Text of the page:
to an extremely hot climate! They cant stand the cold! Theyd perish if theywent outdoors in this weather! Theyd freeze to death!But who are these workers? asked Augustus Gloop.All in good time, my dear boy! said Mr Wonka, smiling at Augustus. Bepatient! You shall see everything as we go along! Are all of you inside?Good! Would you mind closing the door? Thank you!Charlie Bucket found himself standing in a long corridor that stretched awayin front of him as far as he could see. The corridor was so wide that a carcould easily have been driven along it. The walls were pale pink, the lightingwas soft and pleasant.How lovely and warm! whispered Charlie.I know. And what a marvellous smell! answered Grandpa Joe, taking a longdeep sniff. All the most wonderful smells in the world seemed to be mixed upin the air around them — the smell of roasting coffee and burnt sugar andmelting chocolate and mint and violets and crushed hazelnuts and appleblossom and caramel and lemon peel . . .And far away in the distance, from the heart of the great factory, came amuffled roar of energy as though some monstrous gigantic machine werespinning its wheels at breakneck speed.Now this, my dear children, said Mr Wonka, raising his voice above thenoise, this is the main corridor. Will you please hang your coats and hats onthose pegs over there, and then follow me. Thats the way! Good! Everyoneready? Come on, then! Here we go! He trotted off rapidly down the corridorwith the tails of his plum-coloured velvet coat flapping behind him, and thevisitors all hurried after him.It was quite a large party of people, when you came to think of it. There werenine grown-ups and five children, fourteen in all. So you can imagine thatthere was a good deal of pushing and shoving as they hustled and bustleddown the passage, trying to keep up with the swift little figure in front of them.Come on! cried Mr Wonka. Get a move on, please! Well never get roundtoday if you dawdle like this!
Soon, he turned right off the main corridor into another slightly narrowerpassage.Then he turned left.Then left again.Then right.Then left.Then right.Then right.Then left.The place was like a gigantic rabbit warren, with passages leading this wayand that in every direction.Dont you let go my hand, Charlie, whispered Grandpa Joe.Notice how all these passages are sloping downwards! called out MrWonka. We are now going underground! All the most important rooms in myfactory are deep down below the surface!Why is that? somebody asked.There wouldnt be nearly enough space for them up on top! answered MrWonka. These rooms we are going to see are enormous! Theyre larger thanfootball fields! No building in the world would be big enough to house them!But down here, underneath the ground, Ive got all the space I want. Theresno limit — so long as I hollow it out.Mr Wonka turned right.He turned left.He turned right again.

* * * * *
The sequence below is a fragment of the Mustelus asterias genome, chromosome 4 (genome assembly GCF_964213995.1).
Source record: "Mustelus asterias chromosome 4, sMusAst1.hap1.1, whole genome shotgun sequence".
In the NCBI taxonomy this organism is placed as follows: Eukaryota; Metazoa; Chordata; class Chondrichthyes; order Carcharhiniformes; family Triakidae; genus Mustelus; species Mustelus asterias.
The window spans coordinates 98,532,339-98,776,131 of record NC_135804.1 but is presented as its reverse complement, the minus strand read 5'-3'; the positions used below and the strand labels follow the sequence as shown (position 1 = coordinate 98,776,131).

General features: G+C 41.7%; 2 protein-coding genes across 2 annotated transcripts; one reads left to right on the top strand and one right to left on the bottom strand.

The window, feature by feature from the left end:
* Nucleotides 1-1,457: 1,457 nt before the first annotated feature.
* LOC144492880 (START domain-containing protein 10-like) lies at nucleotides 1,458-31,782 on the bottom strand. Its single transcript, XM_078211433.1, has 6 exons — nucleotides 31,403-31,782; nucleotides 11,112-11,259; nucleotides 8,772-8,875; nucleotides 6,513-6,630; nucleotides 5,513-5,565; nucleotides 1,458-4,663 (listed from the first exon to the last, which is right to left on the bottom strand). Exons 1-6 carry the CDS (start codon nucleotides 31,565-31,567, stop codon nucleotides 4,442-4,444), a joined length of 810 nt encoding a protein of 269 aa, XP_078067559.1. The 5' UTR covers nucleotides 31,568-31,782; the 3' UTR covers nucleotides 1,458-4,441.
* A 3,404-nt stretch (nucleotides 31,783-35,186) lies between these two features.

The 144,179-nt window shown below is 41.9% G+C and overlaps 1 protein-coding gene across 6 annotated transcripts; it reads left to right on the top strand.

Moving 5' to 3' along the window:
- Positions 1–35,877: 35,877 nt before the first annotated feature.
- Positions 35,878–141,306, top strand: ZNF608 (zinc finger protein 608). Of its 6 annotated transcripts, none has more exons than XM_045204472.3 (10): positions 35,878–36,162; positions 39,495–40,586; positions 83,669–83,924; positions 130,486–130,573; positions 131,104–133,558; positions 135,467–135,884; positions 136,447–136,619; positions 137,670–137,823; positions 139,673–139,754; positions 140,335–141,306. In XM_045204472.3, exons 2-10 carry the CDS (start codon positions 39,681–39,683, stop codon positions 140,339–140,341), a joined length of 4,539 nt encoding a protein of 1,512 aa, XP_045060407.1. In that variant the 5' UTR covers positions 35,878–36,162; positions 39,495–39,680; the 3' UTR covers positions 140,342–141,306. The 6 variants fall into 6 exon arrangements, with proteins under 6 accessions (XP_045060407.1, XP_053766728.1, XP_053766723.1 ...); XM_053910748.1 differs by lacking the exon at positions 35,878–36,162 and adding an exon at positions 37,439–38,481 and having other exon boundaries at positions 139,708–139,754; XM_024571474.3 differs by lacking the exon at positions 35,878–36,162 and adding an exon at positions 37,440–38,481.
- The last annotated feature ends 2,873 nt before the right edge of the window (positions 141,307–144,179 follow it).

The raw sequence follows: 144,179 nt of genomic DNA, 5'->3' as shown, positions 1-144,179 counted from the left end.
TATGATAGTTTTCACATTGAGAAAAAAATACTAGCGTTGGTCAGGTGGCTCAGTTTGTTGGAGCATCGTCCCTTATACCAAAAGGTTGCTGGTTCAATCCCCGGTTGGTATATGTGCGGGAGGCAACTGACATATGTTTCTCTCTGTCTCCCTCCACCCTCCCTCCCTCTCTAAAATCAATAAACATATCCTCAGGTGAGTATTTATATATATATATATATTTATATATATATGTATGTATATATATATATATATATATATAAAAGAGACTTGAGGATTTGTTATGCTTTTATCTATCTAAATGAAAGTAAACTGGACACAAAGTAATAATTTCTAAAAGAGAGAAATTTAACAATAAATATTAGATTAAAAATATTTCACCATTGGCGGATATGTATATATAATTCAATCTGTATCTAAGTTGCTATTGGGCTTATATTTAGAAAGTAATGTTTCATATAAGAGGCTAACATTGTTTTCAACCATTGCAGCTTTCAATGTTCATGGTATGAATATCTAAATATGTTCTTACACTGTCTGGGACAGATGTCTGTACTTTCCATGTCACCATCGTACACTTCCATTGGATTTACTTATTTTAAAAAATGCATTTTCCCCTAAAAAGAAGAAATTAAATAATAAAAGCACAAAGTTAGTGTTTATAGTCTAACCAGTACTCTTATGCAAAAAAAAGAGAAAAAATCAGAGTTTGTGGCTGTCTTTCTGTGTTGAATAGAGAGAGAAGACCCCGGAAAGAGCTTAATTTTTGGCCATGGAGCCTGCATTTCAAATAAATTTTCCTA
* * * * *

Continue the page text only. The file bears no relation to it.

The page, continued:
The passages were sloping steeper and steeper downhill now.Then suddenly, Mr Wonka stopped. In front of him, there was a shiny metaldoor. The party crowded round. On the door, in large letters, it said:THE CHOCOLATE ROOM
15. The Chocolate RoomAn important room, this! cried Mr Wonka, taking a bunch of keys from hispocket and slipping one into the keyhole of the door. This is the nerve centreof the whole factory, the heart of the whole business! And so beautiful! I insistupon my rooms being beautiful! I cant abide ugliness in factories! In we go,then! But do be careful, my dear children! Dont lose your heads! Dont getover-excited! Keep very calm!Mr Wonka opened the door. Five children and nine grown-ups pushed theirways in — and oh, what an amazing sight it was that now met their eyes!They were looking down upon a lovely valley. There were green meadows oneither side of the valley, and along the bottom of it there flowed a great brownriver.What is more, there was a tremendous waterfall halfway along the river — asteep cliff over which the water curled and rolled in a solid sheet, and thenwent crashing down into a boiling churning whirlpool of froth and spray.Below the waterfall (and this was the most astonishing sight of all), a wholemass of enormous glass pipes were dangling down into the river fromsomewhere high up in the ceiling! They really were enormous, those pipes.There must have been a dozen of them at least, and they were sucking upthe brownish muddy water from the river and carrying it away to goodnessknows where. And because they were made of glass, you could see theliquid flowing and bubbling along inside them, and above the noise of thewaterfall, you could hear the never-ending suck-suck-sucking sound of thepipes as they did their work.Graceful trees and bushes were growing along the riverbanks — weepingwillows and alders and tall clumps of rhododendrons with their pink and redand mauve blossoms. In the meadows there were thousands of buttercups.There! cried Mr Wonka, dancing up and down and pointing his gold-toppedcane at the great brown river. Its all chocolate! Every drop of that river is hotmelted chocolate of the finest quality. The very finest quality. Theres enoughchocolate in there to fill every bathtub in the entire country! And all theswimming pools as well! Isnt it terrific? And just look at my pipes! They suck